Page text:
Based on the figure 14, the Klenow enzyme apparently degraded the probe in different degrees with relatively small and diffused bands, likely due to its exonuclease activity. However, the degree of degradation in the presence of Klenow.mut was markedly reduced, suggesting that the abrogation of its 3'-to-5' exonuclease activity could stabilize ssDNA (Figure 14). Meanwhile, we also detected that the exonuclease activity of Phi29 was significantly higher than that of both Klenow and Klenow.mut. Based on these results, we concluded that the Klenow.mut would be the best choice among the three enzymes in mediating the ssDNA replacement.
As indicated above, we also hoped the DNA polymerase in the ssDNA replacement reaction to be used in the subsequent RCA reaction. Therefore, in the following investigation, we verified the activity of these enzymes in the RCA reaction and evaluated the overall performance when combining the two reactions into a single step.
The RCA is another important application of the polymerase in our design. We would like to identify a DNA polymerase with the strongest RCA-driving activity with a ssDNA template containing G-quadruplex (G4) motifs initiated by our desired primers. In our initial design, we planned to first cyclize the linear template prior to the RCA reaction. This could be achieved by adding a specially designed primer that could anneal or bind to both end of the linear G4-containing template. With the addition of T4 DNA ligase, the 5'-phosphate group and 3'-hydroxyl group of the two ends could ligated to form a phosphodiester bond leading to the formation of a cyclized ssDNA to be used a template in the RCA. However, prior to the subsequent RCA reaction, an additional step would be needed to purify the circular template by removing the primers. Unfortunately, following this experimental design, we observed inextricable high background signal and potential false positive detection. Therefore, we optimized the experimental strategy by directly using a single primer to drive both template cyclization and RCA reaction, which effectively reduced the possibility of false positive results. Based on this design, we verify the RCA ability of Phi29, Klenow and Klenow.mut.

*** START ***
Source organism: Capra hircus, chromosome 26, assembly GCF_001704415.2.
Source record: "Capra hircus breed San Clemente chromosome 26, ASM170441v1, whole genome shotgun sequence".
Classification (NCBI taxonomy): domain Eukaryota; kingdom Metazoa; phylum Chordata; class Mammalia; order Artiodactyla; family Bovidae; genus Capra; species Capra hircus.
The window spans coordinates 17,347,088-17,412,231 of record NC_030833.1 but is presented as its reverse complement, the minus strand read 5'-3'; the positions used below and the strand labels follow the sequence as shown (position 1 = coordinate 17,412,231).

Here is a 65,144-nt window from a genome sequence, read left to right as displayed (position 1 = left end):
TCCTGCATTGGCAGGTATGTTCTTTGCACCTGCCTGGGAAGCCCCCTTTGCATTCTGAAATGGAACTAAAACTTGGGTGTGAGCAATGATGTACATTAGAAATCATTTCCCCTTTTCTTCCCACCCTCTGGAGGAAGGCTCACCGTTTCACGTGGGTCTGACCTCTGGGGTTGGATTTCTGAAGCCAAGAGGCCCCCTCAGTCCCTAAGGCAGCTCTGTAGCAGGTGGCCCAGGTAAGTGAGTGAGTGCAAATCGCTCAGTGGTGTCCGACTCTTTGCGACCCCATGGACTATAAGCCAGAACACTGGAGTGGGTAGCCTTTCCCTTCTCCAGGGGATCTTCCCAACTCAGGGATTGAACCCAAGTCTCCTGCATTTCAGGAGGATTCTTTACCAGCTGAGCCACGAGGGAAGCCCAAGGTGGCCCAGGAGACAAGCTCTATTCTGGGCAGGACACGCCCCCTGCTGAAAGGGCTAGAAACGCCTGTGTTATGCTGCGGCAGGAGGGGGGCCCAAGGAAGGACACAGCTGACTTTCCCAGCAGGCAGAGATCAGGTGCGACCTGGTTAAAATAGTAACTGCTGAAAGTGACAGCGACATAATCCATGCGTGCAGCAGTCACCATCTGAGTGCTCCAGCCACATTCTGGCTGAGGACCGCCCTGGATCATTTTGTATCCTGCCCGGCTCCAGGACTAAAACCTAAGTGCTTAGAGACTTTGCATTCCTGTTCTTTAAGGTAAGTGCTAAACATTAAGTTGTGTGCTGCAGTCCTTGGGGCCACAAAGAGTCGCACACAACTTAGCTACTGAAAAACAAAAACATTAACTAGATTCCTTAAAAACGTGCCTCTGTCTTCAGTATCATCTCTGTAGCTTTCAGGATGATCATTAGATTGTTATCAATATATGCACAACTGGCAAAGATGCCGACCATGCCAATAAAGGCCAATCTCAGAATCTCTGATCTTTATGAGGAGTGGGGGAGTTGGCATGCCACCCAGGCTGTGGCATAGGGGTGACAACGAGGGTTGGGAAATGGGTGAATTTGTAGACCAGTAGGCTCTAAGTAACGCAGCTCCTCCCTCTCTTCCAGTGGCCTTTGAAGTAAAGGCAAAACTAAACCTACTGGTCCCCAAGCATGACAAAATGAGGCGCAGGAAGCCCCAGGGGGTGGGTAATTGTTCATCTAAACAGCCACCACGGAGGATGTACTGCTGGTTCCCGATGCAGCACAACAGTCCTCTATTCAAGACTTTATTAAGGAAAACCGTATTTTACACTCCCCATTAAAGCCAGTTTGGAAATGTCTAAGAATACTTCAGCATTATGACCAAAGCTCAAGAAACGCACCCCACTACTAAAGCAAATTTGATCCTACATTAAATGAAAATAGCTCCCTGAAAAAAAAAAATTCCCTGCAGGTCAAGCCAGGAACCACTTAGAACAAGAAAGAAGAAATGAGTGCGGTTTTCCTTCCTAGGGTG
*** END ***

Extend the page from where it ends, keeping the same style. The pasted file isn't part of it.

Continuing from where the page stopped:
Figure 15. The agarose gel electrophoresis of the RCA results using Phi29, Klenow and Klenow.mut. | Lane 1-4: Klenow, Klenow.mut, Phi29 and negative control. The RCA reaction was conducted for 90 min.
In the RCA experiment, Phi29 showed a robust activity in driving RCA with intensive DNA products present in the loading well or beneath it (Figure 15). However, no detectable product was observed in the RCA reaction using either Klenow or Klenow.mut.
In our detection system, the ssDNA from the replacement step is used as a primer for RCA reaction. Therefore, we combined the two steps by individually adding the replacement products of Phi29 and Klenow enzymes to the RCA reaction, and evaluated the amplified products by DNA agarose gel electrophoresis.
Figure 16. Agarose gel electrophoresis to verify the activity of Phi29 and Klenow in driving ssDNA replacement and RCA reaction in combined reaction systems. | a. 1-3. RCA after BbvCI+Klenow-mediated ssDNA replacement. b. 1-3. RCA after BbvCI+phi29 chain replacement. 1, 2 and 3 indicate increasing amounts of the ssDNA products used in the RCA reaction.